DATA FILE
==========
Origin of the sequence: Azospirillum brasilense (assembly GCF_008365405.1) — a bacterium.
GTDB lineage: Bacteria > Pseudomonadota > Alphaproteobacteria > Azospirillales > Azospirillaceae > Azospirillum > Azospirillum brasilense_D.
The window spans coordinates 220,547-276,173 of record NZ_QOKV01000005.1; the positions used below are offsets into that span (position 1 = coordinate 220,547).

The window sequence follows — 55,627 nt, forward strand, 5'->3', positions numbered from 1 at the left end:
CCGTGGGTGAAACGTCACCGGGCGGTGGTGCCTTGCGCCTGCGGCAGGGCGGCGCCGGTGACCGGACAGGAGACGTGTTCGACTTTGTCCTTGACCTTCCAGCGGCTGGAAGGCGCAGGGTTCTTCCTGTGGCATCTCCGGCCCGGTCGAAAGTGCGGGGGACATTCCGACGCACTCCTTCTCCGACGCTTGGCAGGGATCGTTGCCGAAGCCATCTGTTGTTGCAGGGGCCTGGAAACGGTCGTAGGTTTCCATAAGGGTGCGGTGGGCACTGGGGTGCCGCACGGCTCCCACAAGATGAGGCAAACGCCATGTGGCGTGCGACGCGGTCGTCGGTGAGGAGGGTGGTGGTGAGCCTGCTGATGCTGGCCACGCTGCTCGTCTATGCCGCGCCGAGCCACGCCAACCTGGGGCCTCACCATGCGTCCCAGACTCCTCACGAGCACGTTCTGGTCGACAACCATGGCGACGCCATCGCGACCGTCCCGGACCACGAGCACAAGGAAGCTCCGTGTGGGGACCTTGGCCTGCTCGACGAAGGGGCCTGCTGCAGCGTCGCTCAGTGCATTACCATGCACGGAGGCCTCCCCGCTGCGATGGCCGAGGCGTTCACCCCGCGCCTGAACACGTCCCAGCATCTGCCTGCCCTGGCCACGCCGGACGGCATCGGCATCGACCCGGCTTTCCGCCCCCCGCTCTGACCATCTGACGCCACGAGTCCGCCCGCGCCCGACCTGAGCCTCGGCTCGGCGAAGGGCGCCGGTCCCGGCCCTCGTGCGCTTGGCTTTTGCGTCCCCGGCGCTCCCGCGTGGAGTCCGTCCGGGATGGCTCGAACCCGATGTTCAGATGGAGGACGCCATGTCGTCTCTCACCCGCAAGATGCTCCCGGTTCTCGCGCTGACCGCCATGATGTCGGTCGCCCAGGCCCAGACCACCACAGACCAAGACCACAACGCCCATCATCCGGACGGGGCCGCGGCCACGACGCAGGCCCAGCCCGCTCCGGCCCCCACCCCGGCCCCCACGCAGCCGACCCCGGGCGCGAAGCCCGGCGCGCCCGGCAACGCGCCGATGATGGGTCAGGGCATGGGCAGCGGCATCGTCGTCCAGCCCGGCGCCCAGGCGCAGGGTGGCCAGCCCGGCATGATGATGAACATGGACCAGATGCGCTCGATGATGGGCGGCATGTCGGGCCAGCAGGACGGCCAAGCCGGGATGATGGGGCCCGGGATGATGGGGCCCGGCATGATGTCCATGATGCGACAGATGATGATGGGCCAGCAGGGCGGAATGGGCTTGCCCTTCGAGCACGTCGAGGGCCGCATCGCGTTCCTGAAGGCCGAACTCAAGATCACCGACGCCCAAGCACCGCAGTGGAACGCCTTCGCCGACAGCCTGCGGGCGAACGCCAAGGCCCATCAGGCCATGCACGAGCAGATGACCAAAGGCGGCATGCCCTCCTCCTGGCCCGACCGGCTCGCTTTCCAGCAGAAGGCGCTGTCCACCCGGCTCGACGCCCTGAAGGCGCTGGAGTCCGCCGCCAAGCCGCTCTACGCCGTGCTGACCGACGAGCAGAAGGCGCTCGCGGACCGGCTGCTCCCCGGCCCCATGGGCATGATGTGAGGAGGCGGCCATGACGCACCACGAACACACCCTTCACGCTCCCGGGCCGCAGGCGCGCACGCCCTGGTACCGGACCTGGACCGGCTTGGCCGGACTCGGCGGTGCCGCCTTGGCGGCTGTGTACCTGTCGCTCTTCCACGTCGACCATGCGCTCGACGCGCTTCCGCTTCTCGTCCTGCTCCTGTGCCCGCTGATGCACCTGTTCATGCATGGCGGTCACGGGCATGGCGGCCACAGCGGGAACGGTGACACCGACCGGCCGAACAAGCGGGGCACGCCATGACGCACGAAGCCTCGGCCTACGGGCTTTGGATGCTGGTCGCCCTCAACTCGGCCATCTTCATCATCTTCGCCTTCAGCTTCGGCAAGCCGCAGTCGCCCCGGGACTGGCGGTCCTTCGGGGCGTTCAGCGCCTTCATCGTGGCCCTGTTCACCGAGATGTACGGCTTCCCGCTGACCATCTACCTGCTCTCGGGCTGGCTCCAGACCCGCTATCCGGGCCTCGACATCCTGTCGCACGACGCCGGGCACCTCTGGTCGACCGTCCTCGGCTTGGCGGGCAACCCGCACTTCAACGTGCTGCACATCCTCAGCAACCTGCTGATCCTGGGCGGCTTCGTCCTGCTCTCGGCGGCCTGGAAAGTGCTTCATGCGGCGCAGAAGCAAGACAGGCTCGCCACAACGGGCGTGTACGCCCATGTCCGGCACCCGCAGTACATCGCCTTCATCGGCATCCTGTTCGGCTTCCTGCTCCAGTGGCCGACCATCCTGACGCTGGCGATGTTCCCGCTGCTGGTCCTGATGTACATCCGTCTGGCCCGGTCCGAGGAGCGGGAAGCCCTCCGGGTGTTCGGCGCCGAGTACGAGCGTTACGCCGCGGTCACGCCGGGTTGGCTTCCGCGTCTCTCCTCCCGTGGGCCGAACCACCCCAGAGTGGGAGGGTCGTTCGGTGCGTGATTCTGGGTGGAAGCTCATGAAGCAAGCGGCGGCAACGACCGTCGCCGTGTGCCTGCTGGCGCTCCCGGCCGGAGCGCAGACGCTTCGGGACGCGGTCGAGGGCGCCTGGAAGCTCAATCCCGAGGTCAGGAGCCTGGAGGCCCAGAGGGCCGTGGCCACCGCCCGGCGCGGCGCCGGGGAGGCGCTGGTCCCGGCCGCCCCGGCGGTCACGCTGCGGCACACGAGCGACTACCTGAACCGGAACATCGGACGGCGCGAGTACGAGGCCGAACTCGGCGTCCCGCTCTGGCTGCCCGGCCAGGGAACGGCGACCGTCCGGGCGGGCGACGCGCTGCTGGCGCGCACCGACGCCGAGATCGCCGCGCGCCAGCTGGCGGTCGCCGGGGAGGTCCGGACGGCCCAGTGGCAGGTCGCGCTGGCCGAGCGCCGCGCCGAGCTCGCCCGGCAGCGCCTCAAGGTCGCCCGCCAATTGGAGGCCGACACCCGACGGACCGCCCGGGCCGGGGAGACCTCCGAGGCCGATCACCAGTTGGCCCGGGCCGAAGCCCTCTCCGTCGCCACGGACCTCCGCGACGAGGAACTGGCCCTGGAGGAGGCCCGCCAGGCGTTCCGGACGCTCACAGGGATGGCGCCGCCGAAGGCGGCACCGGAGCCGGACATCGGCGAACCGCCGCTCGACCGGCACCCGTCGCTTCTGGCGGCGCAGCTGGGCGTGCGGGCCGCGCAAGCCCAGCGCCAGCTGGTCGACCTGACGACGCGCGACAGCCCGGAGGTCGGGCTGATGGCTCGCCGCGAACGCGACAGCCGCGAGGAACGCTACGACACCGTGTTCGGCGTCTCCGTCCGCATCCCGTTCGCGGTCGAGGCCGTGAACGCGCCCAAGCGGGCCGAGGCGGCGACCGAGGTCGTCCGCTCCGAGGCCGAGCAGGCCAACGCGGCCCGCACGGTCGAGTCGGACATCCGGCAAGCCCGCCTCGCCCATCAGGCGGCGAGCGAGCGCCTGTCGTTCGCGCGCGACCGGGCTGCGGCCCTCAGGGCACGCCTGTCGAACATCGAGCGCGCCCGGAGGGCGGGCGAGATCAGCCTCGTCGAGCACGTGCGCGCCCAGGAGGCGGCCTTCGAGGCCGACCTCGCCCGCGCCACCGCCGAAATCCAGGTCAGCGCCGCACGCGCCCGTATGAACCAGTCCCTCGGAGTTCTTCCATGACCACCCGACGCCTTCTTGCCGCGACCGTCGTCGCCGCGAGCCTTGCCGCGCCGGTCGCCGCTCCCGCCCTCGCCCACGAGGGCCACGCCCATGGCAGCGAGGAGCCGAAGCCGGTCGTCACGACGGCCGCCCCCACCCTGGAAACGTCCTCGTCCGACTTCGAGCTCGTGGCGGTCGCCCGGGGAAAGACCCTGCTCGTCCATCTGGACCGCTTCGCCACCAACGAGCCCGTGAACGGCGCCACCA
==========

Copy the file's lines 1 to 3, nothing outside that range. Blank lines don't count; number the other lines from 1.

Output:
Origin of the sequence: Azospirillum brasilense (assembly GCF_008365405.1) — a bacterium.
GTDB lineage: Bacteria > Pseudomonadota > Alphaproteobacteria > Azospirillales > Azospirillaceae > Azospirillum > Azospirillum brasilense_D.
The window spans coordinates 220,547-276,173 of record NZ_QOKV01000005.1; the positions used below are offsets into that span (position 1 = coordinate 220,547).